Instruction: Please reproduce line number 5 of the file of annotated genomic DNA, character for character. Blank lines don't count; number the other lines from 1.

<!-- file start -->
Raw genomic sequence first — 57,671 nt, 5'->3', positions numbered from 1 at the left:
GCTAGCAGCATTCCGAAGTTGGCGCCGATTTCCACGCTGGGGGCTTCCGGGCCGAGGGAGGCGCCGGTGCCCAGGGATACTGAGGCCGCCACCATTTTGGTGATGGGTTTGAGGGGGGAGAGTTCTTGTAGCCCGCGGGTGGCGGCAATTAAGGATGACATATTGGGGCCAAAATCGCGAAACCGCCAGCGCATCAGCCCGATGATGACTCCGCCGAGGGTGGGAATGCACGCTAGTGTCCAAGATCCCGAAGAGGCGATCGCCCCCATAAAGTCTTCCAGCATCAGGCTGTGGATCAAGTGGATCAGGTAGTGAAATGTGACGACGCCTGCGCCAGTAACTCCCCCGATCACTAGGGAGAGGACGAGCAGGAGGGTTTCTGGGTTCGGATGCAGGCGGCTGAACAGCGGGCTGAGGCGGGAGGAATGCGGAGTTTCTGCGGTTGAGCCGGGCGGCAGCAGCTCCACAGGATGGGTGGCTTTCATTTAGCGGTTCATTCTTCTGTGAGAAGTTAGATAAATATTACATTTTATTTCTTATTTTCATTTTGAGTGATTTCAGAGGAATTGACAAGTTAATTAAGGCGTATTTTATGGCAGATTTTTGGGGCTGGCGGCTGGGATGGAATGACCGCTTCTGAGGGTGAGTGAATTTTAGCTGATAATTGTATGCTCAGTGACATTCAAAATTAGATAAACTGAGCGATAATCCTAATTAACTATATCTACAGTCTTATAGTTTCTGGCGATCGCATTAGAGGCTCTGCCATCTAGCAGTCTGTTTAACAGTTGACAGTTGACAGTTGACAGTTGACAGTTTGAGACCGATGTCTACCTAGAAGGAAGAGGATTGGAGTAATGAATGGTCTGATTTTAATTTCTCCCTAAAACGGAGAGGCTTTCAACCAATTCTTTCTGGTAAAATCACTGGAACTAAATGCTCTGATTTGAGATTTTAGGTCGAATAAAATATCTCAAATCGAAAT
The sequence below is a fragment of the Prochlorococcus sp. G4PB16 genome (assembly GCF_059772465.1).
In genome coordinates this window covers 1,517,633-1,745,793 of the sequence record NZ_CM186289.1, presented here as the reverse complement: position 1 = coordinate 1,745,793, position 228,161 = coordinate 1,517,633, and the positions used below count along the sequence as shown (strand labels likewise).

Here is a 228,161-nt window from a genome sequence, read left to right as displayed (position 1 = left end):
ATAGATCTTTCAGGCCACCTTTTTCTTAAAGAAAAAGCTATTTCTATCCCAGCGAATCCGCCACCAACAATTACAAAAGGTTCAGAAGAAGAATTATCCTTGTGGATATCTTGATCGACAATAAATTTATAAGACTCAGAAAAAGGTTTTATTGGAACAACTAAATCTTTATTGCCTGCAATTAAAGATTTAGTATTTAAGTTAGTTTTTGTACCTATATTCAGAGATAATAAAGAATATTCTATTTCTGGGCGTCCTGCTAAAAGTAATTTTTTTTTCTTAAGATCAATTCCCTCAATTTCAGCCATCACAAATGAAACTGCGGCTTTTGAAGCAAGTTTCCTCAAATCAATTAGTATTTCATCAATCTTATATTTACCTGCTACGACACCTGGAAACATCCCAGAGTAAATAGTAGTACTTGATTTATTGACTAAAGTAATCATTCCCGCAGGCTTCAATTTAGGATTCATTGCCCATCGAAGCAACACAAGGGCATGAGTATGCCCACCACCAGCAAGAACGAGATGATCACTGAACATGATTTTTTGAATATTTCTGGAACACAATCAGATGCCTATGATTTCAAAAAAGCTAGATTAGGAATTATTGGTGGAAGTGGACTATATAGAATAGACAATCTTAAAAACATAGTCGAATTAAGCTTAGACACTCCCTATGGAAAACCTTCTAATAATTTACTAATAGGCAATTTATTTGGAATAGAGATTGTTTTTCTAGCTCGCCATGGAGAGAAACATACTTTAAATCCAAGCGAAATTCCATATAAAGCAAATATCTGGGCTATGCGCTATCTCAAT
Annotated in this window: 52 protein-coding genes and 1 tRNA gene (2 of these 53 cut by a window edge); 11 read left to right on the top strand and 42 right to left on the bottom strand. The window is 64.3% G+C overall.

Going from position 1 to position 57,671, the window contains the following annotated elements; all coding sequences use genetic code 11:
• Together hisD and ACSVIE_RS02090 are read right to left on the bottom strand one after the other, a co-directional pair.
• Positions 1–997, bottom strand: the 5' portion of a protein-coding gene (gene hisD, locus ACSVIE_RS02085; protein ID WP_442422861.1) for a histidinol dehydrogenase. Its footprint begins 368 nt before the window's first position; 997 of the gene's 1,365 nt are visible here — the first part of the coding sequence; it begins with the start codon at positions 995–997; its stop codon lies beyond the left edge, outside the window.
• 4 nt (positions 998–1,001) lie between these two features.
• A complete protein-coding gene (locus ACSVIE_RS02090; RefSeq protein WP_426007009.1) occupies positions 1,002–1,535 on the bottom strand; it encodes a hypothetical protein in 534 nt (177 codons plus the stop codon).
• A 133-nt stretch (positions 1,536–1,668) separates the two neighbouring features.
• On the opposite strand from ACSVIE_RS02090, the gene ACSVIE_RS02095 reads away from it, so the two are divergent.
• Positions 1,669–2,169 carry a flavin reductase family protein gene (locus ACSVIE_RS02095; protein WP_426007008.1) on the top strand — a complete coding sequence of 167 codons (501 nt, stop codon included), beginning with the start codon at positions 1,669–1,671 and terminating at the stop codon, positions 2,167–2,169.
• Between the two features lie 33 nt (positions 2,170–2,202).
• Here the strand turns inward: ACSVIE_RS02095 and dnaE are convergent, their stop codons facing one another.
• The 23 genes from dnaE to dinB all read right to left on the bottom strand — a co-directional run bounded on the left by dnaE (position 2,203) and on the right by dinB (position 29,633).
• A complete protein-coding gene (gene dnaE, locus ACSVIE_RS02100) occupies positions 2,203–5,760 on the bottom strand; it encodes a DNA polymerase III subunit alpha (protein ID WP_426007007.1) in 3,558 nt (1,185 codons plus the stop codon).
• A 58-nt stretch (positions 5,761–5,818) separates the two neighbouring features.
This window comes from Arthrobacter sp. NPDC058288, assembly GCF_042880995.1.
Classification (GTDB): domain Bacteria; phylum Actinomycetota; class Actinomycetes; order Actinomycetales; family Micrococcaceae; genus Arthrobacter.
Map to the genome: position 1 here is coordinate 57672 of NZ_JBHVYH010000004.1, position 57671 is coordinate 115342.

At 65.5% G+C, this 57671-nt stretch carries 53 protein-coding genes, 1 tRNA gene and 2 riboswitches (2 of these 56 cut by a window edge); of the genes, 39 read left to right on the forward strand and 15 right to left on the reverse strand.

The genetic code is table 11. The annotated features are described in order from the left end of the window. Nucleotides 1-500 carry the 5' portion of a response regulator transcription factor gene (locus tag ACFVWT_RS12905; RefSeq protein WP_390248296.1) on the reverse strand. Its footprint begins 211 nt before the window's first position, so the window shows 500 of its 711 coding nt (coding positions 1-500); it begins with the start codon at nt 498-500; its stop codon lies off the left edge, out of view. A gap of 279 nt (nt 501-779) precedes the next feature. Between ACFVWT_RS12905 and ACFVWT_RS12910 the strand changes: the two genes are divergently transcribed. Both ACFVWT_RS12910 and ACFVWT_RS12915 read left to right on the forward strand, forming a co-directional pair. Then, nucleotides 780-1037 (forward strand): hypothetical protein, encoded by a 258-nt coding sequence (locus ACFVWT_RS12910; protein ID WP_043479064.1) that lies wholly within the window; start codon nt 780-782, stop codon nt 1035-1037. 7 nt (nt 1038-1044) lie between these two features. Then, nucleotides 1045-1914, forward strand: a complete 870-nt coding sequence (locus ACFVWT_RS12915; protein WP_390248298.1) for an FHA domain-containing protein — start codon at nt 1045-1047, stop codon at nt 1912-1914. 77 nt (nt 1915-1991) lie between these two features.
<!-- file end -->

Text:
Here is a 228,161-nt window from a genome sequence, read left to right as displayed (position 1 = left end):